June 17, 2024

In this gladsome spirit, please permit me, as a member of the sangguniang panlungsod and its representative to the Baguio Tourism Council, to give a brief reaction to the Courier’s editorial published in its Dec. 1 issue. Speaking of timing, the editorial could not have chosen a day to call to task the sanggunian on the very day when the City of Baguio, in partnership with the BTC, formally opened the “An Enchanting Baguio Christmas,” purposely to make residents and visitors alike experience a uniquely crafted Christmas celebration, the likes of which have never been felt in recent years.
To be on the point: the “An Enchanting Baguio” Christmas fair now taking place at the Rose Garden is principally a setting that the organizers (BTC) sought to simulate and bring about for our people’s enjoyment, the way the Europeans do when walking around Christmas market villages happening in key cities at this time of the ending year. The goal is simply this: give park-goers a feel of Christmas right here in our midst, immerse them with the Christmas air filled with fun, amusement, and joyful memories unlike any other run-of-the-mill Christmas festivities in the past.
In doing so, the editorial pointedly tells the sanggunian that it has, in approving the BTC Christmas calendar of events and activities, circumvented the city’s Trade Fair Ordinance, “showing how our legislators could be so inconsistent in their decision-making.” We beg and assert to disagree, as the approval to plan, conceptualize, coordinate, execute the Christmas events, including the Christmas fair was a result of collective appreciation that something innovative and elegantly undertaken will represent the breath of fresh air Baguio needs to raise the standards by which anything done must be measured. There is no inconsistency in decision-making, much more a circumvention of policies that are in place for endeavors that no less than the city government implements either as hand’s on manager, or in entrusted delegation of authority.
What is going on at the Rose Garden is by no means a trade fair that is foremost a profit-making enterprise. Those allowed with sacrosanct restrictions – the curated provisions of sponsorships (not rentals) are expressly prohibited from selling products and services not in keeping with the ambience wished for in the premises. Let this truth be told: what is going on is simply a selling activity that comes when exhibitions and fairs as known to be done in many parts of the country are staged; perhaps, only in Baguio has the term “trade fair” acquired so bad and vile a reputation simply because of the level and quality of the products being sold and the attendant on-the-side transactions that take place. If at all, and more importantly, selling is merely an incidental, rather than, a principal motivation.
We, at the sanggunian and I as its representative in the BTC, stand firm in our resolute effort to keep the Christmas fair done far above that level and quality of a project. The chalets that were built, the festive decors bedecking the place, the ambience of a Christmassy setting, the Yuletide environment that have been painstakingly put up – all these have been gladly borne on our joint partnership.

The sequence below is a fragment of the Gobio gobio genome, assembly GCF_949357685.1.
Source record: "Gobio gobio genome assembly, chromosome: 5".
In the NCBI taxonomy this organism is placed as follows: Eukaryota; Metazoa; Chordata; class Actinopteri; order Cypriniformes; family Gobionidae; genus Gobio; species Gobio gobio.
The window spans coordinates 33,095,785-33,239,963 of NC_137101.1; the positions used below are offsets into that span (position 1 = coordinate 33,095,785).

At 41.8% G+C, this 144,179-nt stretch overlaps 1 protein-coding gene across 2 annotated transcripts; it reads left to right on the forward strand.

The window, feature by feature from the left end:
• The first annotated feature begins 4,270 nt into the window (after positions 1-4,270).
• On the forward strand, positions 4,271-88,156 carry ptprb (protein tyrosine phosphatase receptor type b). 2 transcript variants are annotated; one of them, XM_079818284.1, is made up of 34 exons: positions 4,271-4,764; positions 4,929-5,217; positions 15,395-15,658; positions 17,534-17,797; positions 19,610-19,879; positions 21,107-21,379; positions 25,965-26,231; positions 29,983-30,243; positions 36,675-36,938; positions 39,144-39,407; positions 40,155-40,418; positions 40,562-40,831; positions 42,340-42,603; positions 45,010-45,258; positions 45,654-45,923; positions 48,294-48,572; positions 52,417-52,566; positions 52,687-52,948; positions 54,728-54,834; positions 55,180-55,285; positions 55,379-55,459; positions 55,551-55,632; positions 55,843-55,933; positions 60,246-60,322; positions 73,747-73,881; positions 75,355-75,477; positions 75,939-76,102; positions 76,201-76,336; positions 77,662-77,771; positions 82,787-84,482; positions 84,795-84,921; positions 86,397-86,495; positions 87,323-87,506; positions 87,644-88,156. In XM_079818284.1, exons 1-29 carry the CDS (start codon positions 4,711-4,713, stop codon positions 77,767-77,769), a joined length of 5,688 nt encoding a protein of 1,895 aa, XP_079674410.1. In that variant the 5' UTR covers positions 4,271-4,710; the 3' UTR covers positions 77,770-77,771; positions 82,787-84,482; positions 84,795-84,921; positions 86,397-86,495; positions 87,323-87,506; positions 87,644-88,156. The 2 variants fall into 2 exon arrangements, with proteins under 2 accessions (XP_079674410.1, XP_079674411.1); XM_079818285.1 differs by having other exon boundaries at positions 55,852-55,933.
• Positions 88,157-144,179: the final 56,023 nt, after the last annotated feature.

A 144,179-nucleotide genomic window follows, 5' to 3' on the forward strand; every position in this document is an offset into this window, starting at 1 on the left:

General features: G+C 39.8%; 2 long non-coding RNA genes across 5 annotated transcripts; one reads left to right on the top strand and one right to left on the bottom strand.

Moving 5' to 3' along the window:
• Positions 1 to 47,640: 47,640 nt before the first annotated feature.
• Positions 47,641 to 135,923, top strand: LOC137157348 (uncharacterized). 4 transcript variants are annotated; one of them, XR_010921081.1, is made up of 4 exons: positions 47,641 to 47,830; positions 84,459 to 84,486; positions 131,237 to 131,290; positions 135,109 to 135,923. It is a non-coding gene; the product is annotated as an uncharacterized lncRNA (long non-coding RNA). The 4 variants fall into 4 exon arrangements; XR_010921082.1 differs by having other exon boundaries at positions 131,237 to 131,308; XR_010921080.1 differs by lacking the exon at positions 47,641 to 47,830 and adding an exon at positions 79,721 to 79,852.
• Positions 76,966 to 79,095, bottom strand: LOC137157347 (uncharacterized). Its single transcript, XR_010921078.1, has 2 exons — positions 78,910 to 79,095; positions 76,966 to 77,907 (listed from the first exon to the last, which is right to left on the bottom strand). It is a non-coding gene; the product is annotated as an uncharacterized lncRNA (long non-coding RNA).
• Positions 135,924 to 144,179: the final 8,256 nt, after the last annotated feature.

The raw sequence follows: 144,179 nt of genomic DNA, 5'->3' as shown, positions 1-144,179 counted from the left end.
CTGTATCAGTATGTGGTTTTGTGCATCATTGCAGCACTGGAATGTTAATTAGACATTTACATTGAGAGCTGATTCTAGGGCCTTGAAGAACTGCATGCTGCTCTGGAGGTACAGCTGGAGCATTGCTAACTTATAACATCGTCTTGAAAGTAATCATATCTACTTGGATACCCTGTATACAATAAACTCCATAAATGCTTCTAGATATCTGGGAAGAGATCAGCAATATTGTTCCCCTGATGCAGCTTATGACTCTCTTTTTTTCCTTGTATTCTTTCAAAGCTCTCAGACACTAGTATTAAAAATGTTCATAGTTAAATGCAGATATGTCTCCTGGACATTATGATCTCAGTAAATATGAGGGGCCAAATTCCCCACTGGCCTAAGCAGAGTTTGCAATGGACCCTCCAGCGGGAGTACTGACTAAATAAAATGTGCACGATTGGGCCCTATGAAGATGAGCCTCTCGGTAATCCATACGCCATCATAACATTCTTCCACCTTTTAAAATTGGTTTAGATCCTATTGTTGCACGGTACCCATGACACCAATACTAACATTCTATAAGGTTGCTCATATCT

There may have arisen issues of engagement, but matured leaders as we are, not big enough to becloud the faith we have with one another. We are extremely grateful that corporations and groups are in a shared partnership to make our Christmas festivities in Baguio better planned, better coordinated, better managed on the shoulders of good faith, firm friendship, and a common longing to make Baguio better, not just in a season or two, but at all times. We admit that not everyone will ever be pleased with what is taking place. When severe restrictions include policies that disallow products available at the public market precisely to prevent undue trade competition with tax-paying market vendors, someone will complain. When product mix is carefully curated to achieve the goal of spreading Christmas cheers in a classy, levelled up, joy-filled environment as distinguished from the baratilyo and tiangge-type of bazaars, some vested groups content with baratilyos and tiangges will disagree.
In closing, I am minded to introduce new legislation to precisely make clear what trade fairs should be and should not be so that organizers, whether acting privately or are serving a public purpose, will get the reference and guidance that all of us can look up to. Trade fairs need not be of the worse kind where tiangge and baratilyos are undertaken without regard to plain common sense. A trade fair is a wholesome process to introduce goods, products, or services, for entrepreneurs to use opportunities for improved business positions.
That said, I join you always in avoiding any exercise that seeks nothing more than to go around the law. After all, no one is above it. — COUN. ELAINE D. SEMBRANO, Baguio City